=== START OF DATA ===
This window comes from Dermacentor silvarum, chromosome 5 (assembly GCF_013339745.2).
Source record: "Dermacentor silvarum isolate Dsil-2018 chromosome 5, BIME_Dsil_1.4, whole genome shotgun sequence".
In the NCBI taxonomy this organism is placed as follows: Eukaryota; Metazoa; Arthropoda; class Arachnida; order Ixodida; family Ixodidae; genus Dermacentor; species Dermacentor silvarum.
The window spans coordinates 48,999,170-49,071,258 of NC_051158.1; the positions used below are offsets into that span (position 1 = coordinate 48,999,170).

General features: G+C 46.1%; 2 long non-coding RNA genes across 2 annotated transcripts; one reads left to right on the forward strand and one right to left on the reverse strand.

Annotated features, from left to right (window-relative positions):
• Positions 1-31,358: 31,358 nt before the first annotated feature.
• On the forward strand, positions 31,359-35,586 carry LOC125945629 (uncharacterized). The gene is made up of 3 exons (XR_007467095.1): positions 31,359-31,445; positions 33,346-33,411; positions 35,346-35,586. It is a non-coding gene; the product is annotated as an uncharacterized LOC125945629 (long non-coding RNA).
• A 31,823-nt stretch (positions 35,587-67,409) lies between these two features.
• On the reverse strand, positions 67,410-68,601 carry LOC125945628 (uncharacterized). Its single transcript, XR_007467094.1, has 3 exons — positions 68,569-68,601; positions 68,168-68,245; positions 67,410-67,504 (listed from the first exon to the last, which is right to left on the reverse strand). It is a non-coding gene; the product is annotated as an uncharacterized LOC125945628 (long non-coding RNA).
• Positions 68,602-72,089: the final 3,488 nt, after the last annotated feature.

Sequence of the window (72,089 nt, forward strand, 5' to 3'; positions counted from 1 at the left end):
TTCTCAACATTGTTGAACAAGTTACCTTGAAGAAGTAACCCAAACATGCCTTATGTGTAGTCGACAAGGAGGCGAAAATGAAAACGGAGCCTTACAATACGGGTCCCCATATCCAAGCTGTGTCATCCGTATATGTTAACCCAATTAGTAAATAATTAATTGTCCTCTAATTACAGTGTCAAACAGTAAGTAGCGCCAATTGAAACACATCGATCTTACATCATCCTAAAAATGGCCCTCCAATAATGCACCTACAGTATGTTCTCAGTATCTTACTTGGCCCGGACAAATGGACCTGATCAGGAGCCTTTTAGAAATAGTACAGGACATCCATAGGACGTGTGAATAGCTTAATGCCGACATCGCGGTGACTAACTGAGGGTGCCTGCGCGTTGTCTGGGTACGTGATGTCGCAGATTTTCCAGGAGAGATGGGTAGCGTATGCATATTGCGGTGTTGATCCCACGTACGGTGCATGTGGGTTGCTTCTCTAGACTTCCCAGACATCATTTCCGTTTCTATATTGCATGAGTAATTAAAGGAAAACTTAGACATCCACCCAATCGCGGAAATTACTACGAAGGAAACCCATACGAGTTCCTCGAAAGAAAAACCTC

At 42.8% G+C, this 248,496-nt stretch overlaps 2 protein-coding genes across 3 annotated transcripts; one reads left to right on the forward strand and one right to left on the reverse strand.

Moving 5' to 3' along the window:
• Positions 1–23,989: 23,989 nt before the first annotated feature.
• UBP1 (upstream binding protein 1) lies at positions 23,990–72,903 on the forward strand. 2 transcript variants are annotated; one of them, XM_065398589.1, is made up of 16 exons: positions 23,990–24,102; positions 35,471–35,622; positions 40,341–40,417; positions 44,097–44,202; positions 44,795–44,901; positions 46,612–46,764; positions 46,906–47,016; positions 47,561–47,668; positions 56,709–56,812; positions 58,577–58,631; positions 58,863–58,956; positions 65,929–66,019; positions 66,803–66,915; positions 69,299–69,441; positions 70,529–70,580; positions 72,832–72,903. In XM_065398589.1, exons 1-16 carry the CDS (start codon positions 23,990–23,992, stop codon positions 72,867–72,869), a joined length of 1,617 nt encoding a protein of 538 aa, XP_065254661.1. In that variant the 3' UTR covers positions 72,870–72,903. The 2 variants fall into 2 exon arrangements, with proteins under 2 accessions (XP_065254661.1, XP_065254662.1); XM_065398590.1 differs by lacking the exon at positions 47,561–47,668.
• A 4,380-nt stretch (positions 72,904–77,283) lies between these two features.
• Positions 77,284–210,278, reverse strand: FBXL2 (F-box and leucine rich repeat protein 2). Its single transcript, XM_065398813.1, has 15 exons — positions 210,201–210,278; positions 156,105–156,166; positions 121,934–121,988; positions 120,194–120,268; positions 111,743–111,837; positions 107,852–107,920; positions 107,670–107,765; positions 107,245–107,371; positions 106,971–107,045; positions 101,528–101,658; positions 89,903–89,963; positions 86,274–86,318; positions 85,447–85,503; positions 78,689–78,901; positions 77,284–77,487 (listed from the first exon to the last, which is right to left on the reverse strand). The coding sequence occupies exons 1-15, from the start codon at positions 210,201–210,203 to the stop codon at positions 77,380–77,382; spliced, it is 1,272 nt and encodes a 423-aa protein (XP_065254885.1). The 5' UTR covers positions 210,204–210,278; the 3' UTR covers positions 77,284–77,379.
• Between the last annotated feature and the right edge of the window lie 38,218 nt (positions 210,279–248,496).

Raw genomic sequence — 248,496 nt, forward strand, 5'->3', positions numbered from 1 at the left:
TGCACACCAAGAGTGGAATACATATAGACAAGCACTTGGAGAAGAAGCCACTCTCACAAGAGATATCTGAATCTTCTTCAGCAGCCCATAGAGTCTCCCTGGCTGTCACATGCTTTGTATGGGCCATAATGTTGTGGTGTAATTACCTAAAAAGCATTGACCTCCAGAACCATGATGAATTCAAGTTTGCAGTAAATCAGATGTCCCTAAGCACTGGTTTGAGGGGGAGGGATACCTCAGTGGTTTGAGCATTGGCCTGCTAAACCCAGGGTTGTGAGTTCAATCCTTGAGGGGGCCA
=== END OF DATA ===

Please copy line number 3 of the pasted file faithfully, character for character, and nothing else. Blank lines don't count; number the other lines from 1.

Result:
In the NCBI taxonomy this organism is placed as follows: Eukaryota; Metazoa; Arthropoda; class Arachnida; order Ixodida; family Ixodidae; genus Dermacentor; species Dermacentor silvarum.